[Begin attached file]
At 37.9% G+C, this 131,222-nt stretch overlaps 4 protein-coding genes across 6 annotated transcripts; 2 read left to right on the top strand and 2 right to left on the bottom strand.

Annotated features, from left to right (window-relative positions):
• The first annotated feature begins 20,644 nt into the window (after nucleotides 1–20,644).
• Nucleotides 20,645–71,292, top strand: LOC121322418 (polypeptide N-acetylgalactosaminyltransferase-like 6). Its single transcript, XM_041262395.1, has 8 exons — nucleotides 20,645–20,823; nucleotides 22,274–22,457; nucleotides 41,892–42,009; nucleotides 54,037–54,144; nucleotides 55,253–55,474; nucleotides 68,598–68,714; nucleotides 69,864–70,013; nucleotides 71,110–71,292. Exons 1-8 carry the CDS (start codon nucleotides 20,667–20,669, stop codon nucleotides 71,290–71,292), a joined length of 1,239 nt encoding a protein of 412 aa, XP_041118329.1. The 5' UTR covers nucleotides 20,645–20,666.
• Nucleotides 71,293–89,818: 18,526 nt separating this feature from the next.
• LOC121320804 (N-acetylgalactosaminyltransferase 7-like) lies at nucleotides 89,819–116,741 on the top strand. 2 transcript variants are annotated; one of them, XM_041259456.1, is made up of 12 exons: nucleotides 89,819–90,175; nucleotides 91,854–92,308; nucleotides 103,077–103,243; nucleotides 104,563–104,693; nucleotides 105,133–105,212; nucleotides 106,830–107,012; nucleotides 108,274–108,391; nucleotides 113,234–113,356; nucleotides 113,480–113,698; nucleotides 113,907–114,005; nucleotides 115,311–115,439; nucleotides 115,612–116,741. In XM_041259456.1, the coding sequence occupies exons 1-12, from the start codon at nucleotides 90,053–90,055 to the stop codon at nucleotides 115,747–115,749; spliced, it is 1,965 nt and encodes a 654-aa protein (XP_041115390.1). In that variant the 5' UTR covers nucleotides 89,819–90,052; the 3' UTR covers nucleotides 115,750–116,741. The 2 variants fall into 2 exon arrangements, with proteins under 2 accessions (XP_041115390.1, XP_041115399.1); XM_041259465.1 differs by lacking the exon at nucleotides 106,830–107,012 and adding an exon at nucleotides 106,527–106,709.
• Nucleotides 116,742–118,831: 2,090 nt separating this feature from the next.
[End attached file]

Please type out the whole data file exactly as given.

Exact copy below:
At 37.9% G+C, this 131,222-nt stretch overlaps 4 protein-coding genes across 6 annotated transcripts; 2 read left to right on the top strand and 2 right to left on the bottom strand.

Annotated features, from left to right (window-relative positions):
• The first annotated feature begins 20,644 nt into the window (after nucleotides 1–20,644).
• Nucleotides 20,645–71,292, top strand: LOC121322418 (polypeptide N-acetylgalactosaminyltransferase-like 6). Its single transcript, XM_041262395.1, has 8 exons — nucleotides 20,645–20,823; nucleotides 22,274–22,457; nucleotides 41,892–42,009; nucleotides 54,037–54,144; nucleotides 55,253–55,474; nucleotides 68,598–68,714; nucleotides 69,864–70,013; nucleotides 71,110–71,292. Exons 1-8 carry the CDS (start codon nucleotides 20,667–20,669, stop codon nucleotides 71,290–71,292), a joined length of 1,239 nt encoding a protein of 412 aa, XP_041118329.1. The 5' UTR covers nucleotides 20,645–20,666.
• Nucleotides 71,293–89,818: 18,526 nt separating this feature from the next.
• LOC121320804 (N-acetylgalactosaminyltransferase 7-like) lies at nucleotides 89,819–116,741 on the top strand. 2 transcript variants are annotated; one of them, XM_041259456.1, is made up of 12 exons: nucleotides 89,819–90,175; nucleotides 91,854–92,308; nucleotides 103,077–103,243; nucleotides 104,563–104,693; nucleotides 105,133–105,212; nucleotides 106,830–107,012; nucleotides 108,274–108,391; nucleotides 113,234–113,356; nucleotides 113,480–113,698; nucleotides 113,907–114,005; nucleotides 115,311–115,439; nucleotides 115,612–116,741. In XM_041259456.1, the coding sequence occupies exons 1-12, from the start codon at nucleotides 90,053–90,055 to the stop codon at nucleotides 115,747–115,749; spliced, it is 1,965 nt and encodes a 654-aa protein (XP_041115390.1). In that variant the 5' UTR covers nucleotides 89,819–90,052; the 3' UTR covers nucleotides 115,750–116,741. The 2 variants fall into 2 exon arrangements, with proteins under 2 accessions (XP_041115390.1, XP_041115399.1); XM_041259465.1 differs by lacking the exon at nucleotides 106,830–107,012 and adding an exon at nucleotides 106,527–106,709.
• Nucleotides 116,742–118,831: 2,090 nt separating this feature from the next.